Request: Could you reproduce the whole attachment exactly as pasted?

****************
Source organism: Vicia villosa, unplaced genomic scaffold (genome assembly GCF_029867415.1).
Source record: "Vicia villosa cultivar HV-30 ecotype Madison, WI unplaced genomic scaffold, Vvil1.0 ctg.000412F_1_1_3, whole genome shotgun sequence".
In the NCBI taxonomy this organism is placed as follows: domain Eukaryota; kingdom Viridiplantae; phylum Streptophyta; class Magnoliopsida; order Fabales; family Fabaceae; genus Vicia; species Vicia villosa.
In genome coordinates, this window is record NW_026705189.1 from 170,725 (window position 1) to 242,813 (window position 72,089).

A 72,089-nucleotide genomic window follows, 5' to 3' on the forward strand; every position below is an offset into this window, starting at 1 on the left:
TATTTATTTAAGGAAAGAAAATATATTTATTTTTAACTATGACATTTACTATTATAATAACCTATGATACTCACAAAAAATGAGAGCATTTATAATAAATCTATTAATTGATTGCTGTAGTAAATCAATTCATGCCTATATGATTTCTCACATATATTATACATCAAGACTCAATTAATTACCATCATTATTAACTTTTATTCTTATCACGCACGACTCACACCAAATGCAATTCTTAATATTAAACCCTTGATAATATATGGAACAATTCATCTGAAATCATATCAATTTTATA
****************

Source organism: Vicia villosa, unplaced genomic scaffold (genome assembly GCF_029867415.1).
Source record: "Vicia villosa cultivar HV-30 ecotype Madison, WI unplaced genomic scaffold, Vvil1.0 ctg.000412F_1_1_3, whole genome shotgun sequence".
In the NCBI taxonomy this organism is placed as follows: domain Eukaryota; kingdom Viridiplantae; phylum Streptophyta; class Magnoliopsida; order Fabales; family Fabaceae; genus Vicia; species Vicia villosa.
In genome coordinates, this window is record NW_026705189.1 from 170,725 (window position 1) to 242,813 (window position 72,089).

A 72,089-nucleotide genomic window follows, 5' to 3' on the forward strand; every position below is an offset into this window, starting at 1 on the left:
TATTTATTTAAGGAAAGAAAATATATTTATTTTTAACTATGACATTTACTATTATAATAACCTATGATACTCACAAAAAATGAGAGCATTTATAATAAATCTATTAATTGATTGCTGTAGTAAATCAATTCATGCCTATATGATTTCTCACATATATTATACATCAAGACTCAATTAATTACCATCATTATTAACTTTTATTCTTATCACGCACGACTCACACCAAATGCAATTCTTAATATTAAACCCTTGATAATATATGGAACAATTCATCTGAAATCATATCAATTTTATA